Hi bis4betsy, thanks for your reply, and yes, those moments are so hard. Mike and I were very young in our teens, when we fell in love and we're together just short of 31 yrs. our first 10 yrs were very rough, both growing up together, both selfish and arrogant, but we couldn't deny, we loved each other so much, and in our late 20's decided to get our act together, stop partying and being so selfish and self centered, get serious about our life together. By the time we were together 20 yrs, we had learned thru therapy, and other things how to make each other happy, be unselfish with each other, support each other and make each other feel so loved and wanted and special. We really appreciated each other and were much better partners. I remember having dinner one night around our 25th anniversary and laughing till we almost peed, about the things we had been thru together, about me getting so mad I couldn't talk, and we laughed so hard, just being at a point in our relationship that we were so grateful to each other, realizing how much growth we had done, how far we had come and at our early 40's we loved each other so much and felt very blessed to have each other. For me, I appreciated Mike so much, and he knew it, but after he passed, still, even though I had realized how much I loved him before he passed, it really hit me hard after he passed, how much he did for me, that I didn't even know, till he was gone. Every time something was missing from my daily life, after his passing, it would hit me like a ton of bricks, OMG he did this for me for 30 yrs and I never realized it, he never said a word about it, just did it without mention, and I would cry for a week, just with that realization how much he loved me.
Mike had learned over the years to be a fabulous cook. I was the main meal preparer, through the week, but on weekends, or holidays, he would love to get in the kitchen and really cook. He would spend hours, making spaghetti sauce from scratch, spend 2 days preparing a amazing thanksgiving feast or Xmas feast, everything from scratch, the entire family would look so forward to our holiday meals. Of course, after Mike passed, this all stopped, his family stopped coming out for birthdays and holidays, and although we remain close via telephone and text, the frequent visits all stopped after he passed. I grew very close with his family and it was so hard to go from huge family holidays to just me. I remember about a year after Mike passed, I was over a close friends home for dinner, it had taken me this long to accept a dinner invite, too rough prior to go to dinner without Mike, and as we sat down at the table, I discovered they were serving spaghetti. At that moment it hit me, I was never going to have mikes home made spaghetti dinner ever again, never going to wake up to him cooking in the kitchen, the house full of wonderful smells and lots of love, and I burst into the worst, ugliest cry, right there at the table as dinner was being served. My heart was shattered again. I had to leave and it was another year or two before I allowed myself to accept a dinner invite again. There have been so many of those, "OH SHIT" moments. Just things that I hadn't discovered yet on my path of new singledom, of another piece of my life with Mike I had to learn to live without. But I am learning, to find a way to peace with it. I still stumble, and crumble at times, but I'm trying to just be so greatful, for what I had, and have now, trying to hold onto hope that I will eventually find some complete peace. I am so much better now, but still that hole remains, and I never know when another sting will happen.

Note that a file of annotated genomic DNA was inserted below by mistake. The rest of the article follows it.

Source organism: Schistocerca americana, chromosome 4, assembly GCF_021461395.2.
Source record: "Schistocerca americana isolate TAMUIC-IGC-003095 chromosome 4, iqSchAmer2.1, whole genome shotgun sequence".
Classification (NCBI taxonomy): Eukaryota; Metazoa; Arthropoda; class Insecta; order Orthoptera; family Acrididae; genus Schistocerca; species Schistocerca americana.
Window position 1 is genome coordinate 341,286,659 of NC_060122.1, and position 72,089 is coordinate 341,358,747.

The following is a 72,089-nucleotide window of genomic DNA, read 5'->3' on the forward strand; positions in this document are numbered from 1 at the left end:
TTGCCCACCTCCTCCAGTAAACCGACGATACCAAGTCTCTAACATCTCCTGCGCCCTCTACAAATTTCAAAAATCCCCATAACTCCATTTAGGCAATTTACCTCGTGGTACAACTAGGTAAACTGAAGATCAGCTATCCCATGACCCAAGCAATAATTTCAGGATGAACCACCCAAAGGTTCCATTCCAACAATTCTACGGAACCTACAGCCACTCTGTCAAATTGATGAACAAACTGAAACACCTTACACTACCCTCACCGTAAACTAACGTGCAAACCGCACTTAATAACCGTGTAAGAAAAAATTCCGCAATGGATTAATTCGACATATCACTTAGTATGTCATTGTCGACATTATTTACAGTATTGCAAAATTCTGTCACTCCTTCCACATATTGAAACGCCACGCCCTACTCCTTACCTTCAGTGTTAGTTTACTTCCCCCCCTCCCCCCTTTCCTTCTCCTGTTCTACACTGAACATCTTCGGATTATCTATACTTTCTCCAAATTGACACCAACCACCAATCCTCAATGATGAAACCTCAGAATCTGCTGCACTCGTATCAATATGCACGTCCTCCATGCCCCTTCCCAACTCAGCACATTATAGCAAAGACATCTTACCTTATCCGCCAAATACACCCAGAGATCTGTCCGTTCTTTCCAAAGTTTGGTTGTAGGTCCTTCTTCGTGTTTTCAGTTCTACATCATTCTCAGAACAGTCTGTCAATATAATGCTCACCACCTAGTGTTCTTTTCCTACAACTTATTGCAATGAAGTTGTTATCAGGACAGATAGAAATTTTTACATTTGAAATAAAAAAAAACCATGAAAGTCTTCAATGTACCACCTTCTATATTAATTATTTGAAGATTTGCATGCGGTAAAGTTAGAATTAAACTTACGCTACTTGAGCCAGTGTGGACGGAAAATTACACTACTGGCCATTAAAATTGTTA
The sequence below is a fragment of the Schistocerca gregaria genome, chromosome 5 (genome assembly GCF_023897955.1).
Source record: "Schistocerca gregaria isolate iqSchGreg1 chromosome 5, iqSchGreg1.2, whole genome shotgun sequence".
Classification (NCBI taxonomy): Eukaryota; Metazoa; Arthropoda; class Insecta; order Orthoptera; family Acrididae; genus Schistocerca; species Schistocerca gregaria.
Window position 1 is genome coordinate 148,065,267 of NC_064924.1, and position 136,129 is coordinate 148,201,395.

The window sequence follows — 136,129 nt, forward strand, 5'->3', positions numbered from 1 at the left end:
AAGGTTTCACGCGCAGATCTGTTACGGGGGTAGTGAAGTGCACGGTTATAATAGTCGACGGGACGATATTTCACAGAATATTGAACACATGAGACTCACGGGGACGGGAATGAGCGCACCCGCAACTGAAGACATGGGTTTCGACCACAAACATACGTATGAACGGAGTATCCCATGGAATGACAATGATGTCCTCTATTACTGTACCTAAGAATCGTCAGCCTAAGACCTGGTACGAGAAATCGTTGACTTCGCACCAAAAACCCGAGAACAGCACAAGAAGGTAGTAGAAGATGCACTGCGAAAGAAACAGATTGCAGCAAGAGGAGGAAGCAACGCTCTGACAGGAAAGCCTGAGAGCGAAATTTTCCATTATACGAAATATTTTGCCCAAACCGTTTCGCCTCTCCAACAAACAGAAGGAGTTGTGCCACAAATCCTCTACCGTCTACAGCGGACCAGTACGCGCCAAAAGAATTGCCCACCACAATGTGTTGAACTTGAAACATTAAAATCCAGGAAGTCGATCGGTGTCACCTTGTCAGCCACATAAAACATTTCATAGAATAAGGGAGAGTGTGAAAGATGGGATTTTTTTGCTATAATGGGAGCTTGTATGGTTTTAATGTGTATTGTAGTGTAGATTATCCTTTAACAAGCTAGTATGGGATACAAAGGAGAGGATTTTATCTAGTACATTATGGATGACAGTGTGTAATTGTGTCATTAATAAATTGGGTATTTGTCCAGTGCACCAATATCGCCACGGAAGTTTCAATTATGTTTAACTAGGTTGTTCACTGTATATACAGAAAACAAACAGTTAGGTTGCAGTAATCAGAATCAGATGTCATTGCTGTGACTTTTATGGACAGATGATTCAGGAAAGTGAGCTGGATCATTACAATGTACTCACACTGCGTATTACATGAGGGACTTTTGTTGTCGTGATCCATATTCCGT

Comment by bis4betsy on April 30, 2015 at 9:11pm

Steve- I'm 6 years out too and I feel the same way when I go in the backyard.  There are days it's no big deal, but tonight as I was doing all the little things he used to do I started to get all misty.  I pushed through it but darn it, I never thought it would still be this painful or challenging.  Patience and kindness with yourself is wise advice.  

Comment by Steve on April 30, 2015 at 7:25am
I relate to this so much. I'm 6 yrs out and still have moments of shock, "oh yea" Mikes gone"! Those moments take my breath away. I have to sit for a few moments and gather myself. It so surprises me that these times still occur after 100's of those moments. That in early times, would send me to bed for weeks. I'm able to push these moments aside now, more easily and get to what I'm doing, but I'm realizing, that, this recovery is still in progress, and still need to be patient with myself.
Comment by smit09 on April 29, 2015 at 5:04am

oh sweet lady, this post brought me to tears... brought me back to my early stages of grief.  It's so hard.  I remember when people would come to visit and see Craig's things out and about... somethings I didn't even move, left them JUST where he placed them... some people would just stare and not say anything, but the closest family and friends would actually say "it might be time to let go of these things"...  naturally I was pissed off.  Looking back, it was just them caring, but not knowing how to say or do the right things, because they themselves have never endured such a loss.  

I miss the calls too.

even after 4 years.

it will get 'better'. 

sending love and positive energy your way as you heal. 

Comment by bis4betsy on April 24, 2015 at 9:18pm

I agree with you about people trying to fix things for us.  It sounds helpful but they don't realize how crippling it is to just think about letting it go.  However the easiest thing for me to get rid of were the holey socks he would never let me throw out because . . .  I don't know he just wouldn't let me and he had a drawer crammed full of them and it felt good to do that.